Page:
Happy Giving Thanks Day

By Steve Brawner
© 2014 by Steve Brawner Communications, Inc.

I let certain things get to me more than they should, such as the misuse of the apostrophe to pluralize a word on hand-lettered signs. (Just add an “s” to most words, people.) Another is calling the holiday we celebrate this time of year “Turkey Day.”

I know it’s just a way of taking the stuffing out of a holiday that could use a little more fun. Cooking a big meal is hard work. Family gatherings can be stressful. And the way the word is constructed, “Thanksgiving,” is not really how we talk. We don’t go cardriving for foodbuying for mealpreparing for suppereating.

Still, “Turkey Day” sounds like we’re celebrating a big meal with a big bird, not our many real blessings. We eat turkey all the time. In fact, judging by our waistlines, we feast all the time. It feels like we’re celebrating excess, not plenteousness – like we’re celebrating only the gift, not The Giver.

Maybe we should call it “Giving Thanks Day.” Would that remind us what the day should be about?

I try not to write much about my personal life in this column. If you would like, you can email me, and I’ll respond, and we can get to know each other.

Briefly, for my immediate family that lives beneath our house’s protective roof and sturdy walls, it’s been a good year. My wife and daughters grow more beautiful inside and out every day. We are healthy and can pay our bills.

However, for some who are near and dear, it’s been a very challenging year. There have been times we all have had to remind ourselves to be thankful.

Our society should do a better job of that as well. America is a prosperous and free country. Its biggest internal problems – the ones that make us fight each other most bitterly – center around defining our freedoms and managing what most would consider to be abundance. And yet it seems that much of our public and private discourse is negative. I don’t remember us ever being so cranky.

We can look at this past year as one when we were subjected to many thousands of political ads, or we can be thankful that our prospective lawmakers were compelled to advertise to us. There are no campaign ads in North Korea. And whether or not we happen to approve of the choices voters made in November, the important thing is that they had the chance to choose.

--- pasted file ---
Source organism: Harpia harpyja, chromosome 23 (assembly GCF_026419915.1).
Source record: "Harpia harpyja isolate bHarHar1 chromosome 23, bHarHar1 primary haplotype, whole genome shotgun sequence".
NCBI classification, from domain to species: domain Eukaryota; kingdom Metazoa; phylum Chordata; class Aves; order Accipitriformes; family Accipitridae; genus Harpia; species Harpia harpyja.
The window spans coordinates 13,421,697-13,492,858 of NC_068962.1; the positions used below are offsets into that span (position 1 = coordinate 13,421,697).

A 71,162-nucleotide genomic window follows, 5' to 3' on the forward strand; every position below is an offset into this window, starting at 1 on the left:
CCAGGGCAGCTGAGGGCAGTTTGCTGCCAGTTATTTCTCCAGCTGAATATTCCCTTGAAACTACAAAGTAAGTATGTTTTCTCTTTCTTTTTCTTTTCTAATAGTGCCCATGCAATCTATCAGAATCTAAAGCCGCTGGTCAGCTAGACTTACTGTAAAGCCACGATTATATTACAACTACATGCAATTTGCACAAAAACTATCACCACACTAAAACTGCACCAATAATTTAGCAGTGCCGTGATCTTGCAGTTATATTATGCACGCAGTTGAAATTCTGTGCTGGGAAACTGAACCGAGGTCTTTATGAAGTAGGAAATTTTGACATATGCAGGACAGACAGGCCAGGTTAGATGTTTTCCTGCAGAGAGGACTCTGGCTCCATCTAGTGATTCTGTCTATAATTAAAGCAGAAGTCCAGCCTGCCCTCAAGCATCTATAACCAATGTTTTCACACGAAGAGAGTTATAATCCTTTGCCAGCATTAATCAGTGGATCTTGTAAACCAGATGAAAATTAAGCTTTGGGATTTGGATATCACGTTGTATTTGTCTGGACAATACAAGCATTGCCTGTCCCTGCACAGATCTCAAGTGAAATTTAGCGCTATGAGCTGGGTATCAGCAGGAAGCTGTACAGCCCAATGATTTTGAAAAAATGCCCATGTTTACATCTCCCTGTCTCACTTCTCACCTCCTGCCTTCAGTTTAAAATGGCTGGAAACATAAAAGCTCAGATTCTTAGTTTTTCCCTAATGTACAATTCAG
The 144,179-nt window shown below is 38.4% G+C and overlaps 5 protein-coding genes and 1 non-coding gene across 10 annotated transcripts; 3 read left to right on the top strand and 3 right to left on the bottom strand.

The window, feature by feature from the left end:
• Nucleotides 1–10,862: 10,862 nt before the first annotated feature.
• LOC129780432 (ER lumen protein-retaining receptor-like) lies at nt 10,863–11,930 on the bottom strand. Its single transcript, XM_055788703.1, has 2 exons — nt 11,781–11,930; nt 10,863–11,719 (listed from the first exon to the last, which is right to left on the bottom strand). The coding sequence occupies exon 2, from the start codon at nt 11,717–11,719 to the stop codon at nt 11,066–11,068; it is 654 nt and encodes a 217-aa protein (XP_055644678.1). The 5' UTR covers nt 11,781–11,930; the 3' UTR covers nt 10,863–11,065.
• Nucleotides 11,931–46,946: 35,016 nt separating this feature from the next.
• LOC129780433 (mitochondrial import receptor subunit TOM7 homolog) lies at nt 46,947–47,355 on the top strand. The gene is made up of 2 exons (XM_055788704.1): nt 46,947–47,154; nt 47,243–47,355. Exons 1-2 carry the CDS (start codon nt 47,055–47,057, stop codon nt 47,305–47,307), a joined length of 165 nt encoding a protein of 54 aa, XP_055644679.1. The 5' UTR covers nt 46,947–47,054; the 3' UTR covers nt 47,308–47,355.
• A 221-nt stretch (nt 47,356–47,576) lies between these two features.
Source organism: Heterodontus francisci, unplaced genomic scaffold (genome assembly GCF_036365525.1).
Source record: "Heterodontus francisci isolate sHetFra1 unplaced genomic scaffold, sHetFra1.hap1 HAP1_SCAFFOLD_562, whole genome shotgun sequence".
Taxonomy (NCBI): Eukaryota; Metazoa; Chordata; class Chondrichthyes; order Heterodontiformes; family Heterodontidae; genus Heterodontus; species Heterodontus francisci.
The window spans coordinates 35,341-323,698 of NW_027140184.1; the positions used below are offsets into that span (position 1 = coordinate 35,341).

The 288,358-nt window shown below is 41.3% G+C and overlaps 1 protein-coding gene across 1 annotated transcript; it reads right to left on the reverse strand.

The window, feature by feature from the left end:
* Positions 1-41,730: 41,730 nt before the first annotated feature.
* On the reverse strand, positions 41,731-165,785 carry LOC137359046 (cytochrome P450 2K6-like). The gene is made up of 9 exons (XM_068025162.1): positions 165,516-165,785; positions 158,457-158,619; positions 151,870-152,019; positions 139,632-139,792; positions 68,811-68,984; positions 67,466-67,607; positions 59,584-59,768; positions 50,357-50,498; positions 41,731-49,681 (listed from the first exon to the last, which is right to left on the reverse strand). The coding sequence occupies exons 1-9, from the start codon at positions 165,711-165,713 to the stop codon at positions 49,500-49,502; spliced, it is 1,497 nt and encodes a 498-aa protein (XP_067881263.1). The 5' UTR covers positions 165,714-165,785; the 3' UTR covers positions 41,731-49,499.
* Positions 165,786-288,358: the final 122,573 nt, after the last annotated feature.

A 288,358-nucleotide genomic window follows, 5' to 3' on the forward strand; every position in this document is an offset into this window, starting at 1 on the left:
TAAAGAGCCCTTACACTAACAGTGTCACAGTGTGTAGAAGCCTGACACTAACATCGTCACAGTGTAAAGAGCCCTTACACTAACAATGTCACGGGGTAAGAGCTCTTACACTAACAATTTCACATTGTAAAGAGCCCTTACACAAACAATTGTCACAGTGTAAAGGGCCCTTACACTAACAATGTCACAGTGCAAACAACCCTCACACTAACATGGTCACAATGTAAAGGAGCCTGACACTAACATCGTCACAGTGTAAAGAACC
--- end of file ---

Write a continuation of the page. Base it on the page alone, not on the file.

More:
Many years ago, my wife was a sad little girl in a dark place in life. On yet another lonely school bus ride, she prayed looking for answers and heard a voice say, “Thank Me.” She did, and kept doing it. It changed her life.

We all should follow the lead of that little girl. Let’s not allow this holiday to be hijacked by its own traditions. It’s not about turkey, or even getting everybody together. It’s one day a year when we should stop striving for whatever we’re striving for, be grateful for what we have, and then prepare to share our blessings during the Christmas season ahead.

When someone emails me about a column, I try to start each response with, “Thanks for reading and for writing,” even if the writing’s purpose is to tell me I’m an idiot. Most of us want to be heard and to connect. This column lets me do both.

So if you read this column, thank you. If you’ve ever written me for whatever reason, thank you. If you are an editor or publisher who finds a place for my column in your publication, thank you. I hope this holiday is a joyous time for all of you and all of yours. Happy Giving Thanks Day, and enjoy your turkey.

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